Everyday Media

An everyday blog about media by everyday blogger Louise Alice Wilson.

Tag: Sound Recording


The main reason we do workshop activities is to improve or skill, or to be exposed to new concepts and technology that we may have never encountered before. This was definitely the case for this weeks workshop, I could feel my brain doing things it had never done before. For this weeks workshop we had to do conduct an interview with a fellow student about a particular topic area, ours was: What I like about RMIT city campus. For my interview I was partnered with Jocelyn – http://www.mediafactory.org.au/jocelyn-utting/ – we had a pretty great time together and managed to complete the entire activity.
The first problem we faced was finding a suitable location for the interview. We decided to head to building 80 to find a nice quiet place, to ensure our audio wouldn’t be tainted by other sources of audio. We managed to find a quiet room and began recording pretty quickly. I decided to be the interviewer and Joss decided to be the interviewer, which makes sense as she’s a great talker with a bubbly personality.

Quite quickly we managed to come up with some great questions and some interesting responses. We had some pretty successful recordings for the formal interview, the most successful actually being the first one. The audio for the formal interview can be found below:

For this first interview we placed the microphone close by on a table situated between myself and Joss, we did a test run for the levels, making sure that weren’t clipping then we began recording. We listened back after each take to ensure that the levels were a-okay and that there were no interfering sounds. Overall it was quite easy to achieve good sound quality, as the space was pretty well suited towards it. We then decided to leave the quiet room and interact with the campus to obtain interesting soundscapes for the non-formal interview.

To obtain interesting soundscapes we decided to conduct the interview while heading towards the elevator, to continue the interview while inside and to continue it further once we were out on another level. We thought this was a great way of making the campus, it’s accessibility and great design a physical element of our production. It also gives a great feeling of movement, energy and lax attitude that matches with the vibe of us and other university students. We wanted it to feel like a recording done by uni students for uni students and we think this was achieved. Our most successful recording for the non-formal interview was the second one, but I combined elements from the other recordings to round it out and to use certain lines that I preferred over others. The audio for the non-formal interview can be found below:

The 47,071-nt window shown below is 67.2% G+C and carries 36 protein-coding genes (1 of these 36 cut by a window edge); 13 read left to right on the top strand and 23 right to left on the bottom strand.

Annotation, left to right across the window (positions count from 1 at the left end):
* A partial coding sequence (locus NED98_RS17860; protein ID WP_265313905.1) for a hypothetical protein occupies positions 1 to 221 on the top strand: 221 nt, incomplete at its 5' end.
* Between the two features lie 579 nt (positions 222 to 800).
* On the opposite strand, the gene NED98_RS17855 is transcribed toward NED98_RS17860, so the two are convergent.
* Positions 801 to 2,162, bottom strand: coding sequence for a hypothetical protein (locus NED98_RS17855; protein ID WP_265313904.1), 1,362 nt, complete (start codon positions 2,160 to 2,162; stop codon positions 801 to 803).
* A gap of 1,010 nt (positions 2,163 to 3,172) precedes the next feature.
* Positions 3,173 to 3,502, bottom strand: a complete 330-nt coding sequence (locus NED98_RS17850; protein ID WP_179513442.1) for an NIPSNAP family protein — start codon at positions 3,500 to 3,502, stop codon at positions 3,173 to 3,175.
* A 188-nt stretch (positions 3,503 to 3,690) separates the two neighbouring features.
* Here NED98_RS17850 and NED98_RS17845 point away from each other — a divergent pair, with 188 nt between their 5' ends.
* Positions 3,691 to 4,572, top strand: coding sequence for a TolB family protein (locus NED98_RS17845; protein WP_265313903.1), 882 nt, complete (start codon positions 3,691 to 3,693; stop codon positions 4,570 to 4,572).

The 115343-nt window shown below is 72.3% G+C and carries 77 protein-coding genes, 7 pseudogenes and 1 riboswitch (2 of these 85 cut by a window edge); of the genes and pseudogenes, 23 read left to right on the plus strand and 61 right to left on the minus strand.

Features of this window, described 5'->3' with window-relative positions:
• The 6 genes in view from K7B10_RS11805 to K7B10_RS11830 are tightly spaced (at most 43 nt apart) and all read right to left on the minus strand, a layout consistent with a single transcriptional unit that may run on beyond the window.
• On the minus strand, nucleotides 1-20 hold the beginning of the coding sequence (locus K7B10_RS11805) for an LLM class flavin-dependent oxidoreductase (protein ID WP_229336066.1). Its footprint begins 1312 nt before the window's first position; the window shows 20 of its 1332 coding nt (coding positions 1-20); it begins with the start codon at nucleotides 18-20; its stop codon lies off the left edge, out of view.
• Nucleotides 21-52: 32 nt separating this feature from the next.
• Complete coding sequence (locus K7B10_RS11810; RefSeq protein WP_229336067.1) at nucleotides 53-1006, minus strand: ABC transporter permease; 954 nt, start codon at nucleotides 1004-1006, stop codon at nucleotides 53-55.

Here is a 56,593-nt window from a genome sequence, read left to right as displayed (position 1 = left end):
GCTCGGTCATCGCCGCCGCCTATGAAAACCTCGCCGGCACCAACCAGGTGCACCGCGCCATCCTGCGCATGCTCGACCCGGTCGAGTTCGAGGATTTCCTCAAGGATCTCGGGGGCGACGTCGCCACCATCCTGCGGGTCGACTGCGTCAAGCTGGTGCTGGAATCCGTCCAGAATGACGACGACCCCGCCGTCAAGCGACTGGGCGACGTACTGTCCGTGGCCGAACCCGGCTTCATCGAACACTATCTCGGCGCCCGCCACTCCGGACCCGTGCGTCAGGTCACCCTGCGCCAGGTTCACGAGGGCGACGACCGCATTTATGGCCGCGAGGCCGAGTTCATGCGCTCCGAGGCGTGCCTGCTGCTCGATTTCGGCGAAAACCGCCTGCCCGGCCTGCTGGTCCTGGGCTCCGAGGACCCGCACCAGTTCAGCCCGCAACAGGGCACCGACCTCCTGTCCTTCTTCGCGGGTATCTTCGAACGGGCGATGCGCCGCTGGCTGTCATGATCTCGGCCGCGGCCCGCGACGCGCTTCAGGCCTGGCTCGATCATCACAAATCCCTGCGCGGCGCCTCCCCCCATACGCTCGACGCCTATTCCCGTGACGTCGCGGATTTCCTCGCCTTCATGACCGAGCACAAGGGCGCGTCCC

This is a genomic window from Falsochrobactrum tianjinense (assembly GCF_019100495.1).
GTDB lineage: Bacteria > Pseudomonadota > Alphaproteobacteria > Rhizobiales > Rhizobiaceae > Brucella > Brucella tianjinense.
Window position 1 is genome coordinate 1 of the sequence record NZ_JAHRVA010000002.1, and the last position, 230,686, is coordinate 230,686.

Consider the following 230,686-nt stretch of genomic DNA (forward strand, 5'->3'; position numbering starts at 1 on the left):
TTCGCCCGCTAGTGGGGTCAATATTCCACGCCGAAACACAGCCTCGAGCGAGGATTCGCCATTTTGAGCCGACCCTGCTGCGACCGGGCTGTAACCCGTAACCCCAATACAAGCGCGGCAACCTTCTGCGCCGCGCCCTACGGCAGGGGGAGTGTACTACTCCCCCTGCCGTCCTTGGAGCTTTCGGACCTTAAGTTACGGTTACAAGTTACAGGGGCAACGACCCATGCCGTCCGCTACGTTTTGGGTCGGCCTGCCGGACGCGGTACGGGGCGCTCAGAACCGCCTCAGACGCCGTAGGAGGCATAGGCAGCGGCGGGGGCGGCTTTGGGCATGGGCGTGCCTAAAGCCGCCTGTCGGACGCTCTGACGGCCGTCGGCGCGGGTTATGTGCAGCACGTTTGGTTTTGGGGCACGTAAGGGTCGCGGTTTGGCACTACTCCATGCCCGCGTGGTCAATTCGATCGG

For the second interview it was slightly harder to get good clean sound as we were going around and talking. The background audio (i.e. general hum of noise in the background) varies slightly when changing from outside the elevator to inside the elevator, to outside again mainly because of the acoustic differences in the spaces as well as the number of sound sources present. It’s also harder to keep the mic at a similar distance from myself and Joss as we were both walking, thus bobbing around. Overall though I think we managed to get a pretty good recording and I really liked the sound of students and general campus sounds in the background. It helps to underline the premise of the interview as well as clearly distinguish that we are in fact at the RMIT campus.

Catch you later, Louise Alice Wilson

Hear Me Out

Being a musician, i’m pretty stoked toread about sound, I’d happily read through a hundred pages with various diagrams on sound, because I think sound is totally awesome. But since I’m sure that not everyone is as interested in sound as I am, I decided to keep it brief (like as brief as I could). I’ve decided to cover a topic that I think is the most relevant to media students being,

How to record clean sound:

      1.   Use a recording studio:

  • Recoding studios are designed to minimise unwanted noise and reverb.
  • If you can’t then use a space with good acoustics.

  2.   Scope out the acoustics of your space prior to deciding to record there and most certainly prior to      recording:

  • Record a sample piece of audio and listen to it back.
  • Check for background sound like cars, people talking, dogs, humming lights, air conditioners etc.
  • Does this sound remain consistent? Is the space noisier/quieter at different times of day/week/month?